This New Morning includes songs about the Queen’s visit to Ireland – A Seed Was Sown; the 2011 Japan earthquake; a lament about young girls’ drinking; a celebration of cycling and a tribute to great men, Heartman. “I wrote Heartman because I’d read so much about cruel and mean-spirited men in the media and wanted to write about some of the men who had been inspirational in my life.”
Social conscience and humour are found in both Bloom’s and his brother’s work – but the two interpret songs differently. Take Christy’s version of I’m a Bogman, which Bloom says is more serious than his own slightly comic original.
“Christy started talking about ‘Bogman’ a year or two ago and decided he wanted to rewrite it. He’s called it ‘Where I Come From’. I find his interpretation very deep and reflective – it introduces some aspects of life going back 40-50 years.”
When asked about the traditional flavour in his work, Bloom says he’s often asked what it means to be an Irishman and wonders whether other nationalities are asked to define themselves so.
“All I’m ever interested in is where I’m going next. Will it be mellow, raucous, jazzy, and a bit more traditional? I’m always guided by songs. I’m always guided by who I meet and always open to possibility.
"Everything I do or say comes from the fact I was born and raised in Ireland. But we go out into the world as human beings and individuals on earth. I grew up in a country which was colonised and had a difficult relationship with its neighbour and where there are still linguistic divisions. These all make up the person I am but I never think about that.”
This Kildare man moved to County Clare a year ago, drawn by its powerful musicality. “I always loved the Cliffs of Moher and the Burren. I’ve lots of friends there and there’s a lot of laughter, fine people and interesting things going on.”
Bloom recently completed an experimental café tour in Clare. Every gig sold out. “It stemmed from jealousy of people who play music six nights a week and get to sleep in their own beds!
"My tours always start with an airport! I wanted to do that but not in pubs. There’s been an explosion of amazing cafes around Clare - none of the venues I played in existed 10 years ago. It’s a really lovely way to perform – just naked voice and guitar with no amplification, singing to 60-80 people.”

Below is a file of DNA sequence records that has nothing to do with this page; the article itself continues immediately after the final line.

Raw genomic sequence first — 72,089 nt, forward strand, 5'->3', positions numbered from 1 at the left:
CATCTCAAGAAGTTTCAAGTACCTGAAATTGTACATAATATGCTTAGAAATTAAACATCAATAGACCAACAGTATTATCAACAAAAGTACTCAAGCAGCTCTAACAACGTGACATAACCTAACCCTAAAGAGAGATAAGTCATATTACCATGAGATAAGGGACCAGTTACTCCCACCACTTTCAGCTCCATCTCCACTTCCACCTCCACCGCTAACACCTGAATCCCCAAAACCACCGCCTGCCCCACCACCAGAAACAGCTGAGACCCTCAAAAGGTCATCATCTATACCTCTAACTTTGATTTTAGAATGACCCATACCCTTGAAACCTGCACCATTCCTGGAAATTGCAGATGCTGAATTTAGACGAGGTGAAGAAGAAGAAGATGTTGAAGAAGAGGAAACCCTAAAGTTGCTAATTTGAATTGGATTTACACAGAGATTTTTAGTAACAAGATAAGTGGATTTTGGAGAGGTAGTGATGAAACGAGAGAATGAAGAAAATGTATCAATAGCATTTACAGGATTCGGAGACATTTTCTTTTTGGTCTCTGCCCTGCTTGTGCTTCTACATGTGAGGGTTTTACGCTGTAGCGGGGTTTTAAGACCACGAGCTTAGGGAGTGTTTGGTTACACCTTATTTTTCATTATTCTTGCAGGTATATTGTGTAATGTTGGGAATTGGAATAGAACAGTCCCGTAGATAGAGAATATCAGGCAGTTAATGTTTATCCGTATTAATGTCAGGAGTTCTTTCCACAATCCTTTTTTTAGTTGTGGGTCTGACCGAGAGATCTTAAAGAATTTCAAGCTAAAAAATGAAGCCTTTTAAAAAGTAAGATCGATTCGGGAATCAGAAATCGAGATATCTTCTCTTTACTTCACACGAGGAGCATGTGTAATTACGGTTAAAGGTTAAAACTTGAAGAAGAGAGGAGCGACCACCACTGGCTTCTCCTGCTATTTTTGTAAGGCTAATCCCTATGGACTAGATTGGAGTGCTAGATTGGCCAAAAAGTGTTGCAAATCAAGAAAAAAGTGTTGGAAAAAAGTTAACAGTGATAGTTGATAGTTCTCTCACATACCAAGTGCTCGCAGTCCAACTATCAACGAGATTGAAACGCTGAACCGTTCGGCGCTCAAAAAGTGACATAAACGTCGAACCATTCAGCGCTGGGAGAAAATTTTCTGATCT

Bloom may repeat the experience next year in Kerry or even further afield – he’s keen to take it to Reykjavík. Just back from a November tour of Belgium, preceded by his appearance at the October Liverpool Irish Festival, festivals are already being lined up for next year.
But a period of hibernation beckons and a new album is in the wings. He has about 20 songs documented but needs contemplative time to decide whether to commit to it and how to record them.
“I’m already quietly preparing the room for what I think will be a year’s process of writing. It’s kind of ceremonial” he laughs.
A prolific writer, he’s reverent about performing. “When you choose to be a singer-songwriter, you have the job of writing songs, recording songs, and then going out performing them. Of course you get nice ideas for writing when you’re on tour - during a sound check, or hearing something someone says in conversation.
"But I don’t actively sit down to write when I’m on tour. My only interest is in the audience when the show begins. I don’t want to dilute that. It’s about honouring the individual jobs.”
Anyone who has been to a Luka Bloom gig and experienced his energy and passion would agree – there’s an obvious flair for connecting with audiences, whether in a café or concert hall. There’s some apprehension about going into writing mode.
“You feel a bit terrified if you haven’t written for a year but you’ve moved on so there’s also less risk you’ll rewrite a song you wrote two years ago. Children have been born, people have died, relationships have started or ended, and it feels like a child starting back at school”
Bloom’s newly-released Homeplace – a book of photographs, poems and lyrics from the last 25 years – is a brand new creative direction but intrinsically linked to his songs.
“It’s been a labour of love really but now that I have it, I really love it. Someone in New York just told me they keep it by their bed and it feels like a kind of meditation. I haven’t a clue what to do with it or how to sell books!”
Bloom still has plenty to say and the words and melodies to express it with. This “heartman” and his songs still matter.
For more information and to purchase Luka’s albums and book, go to www.lukabloom.com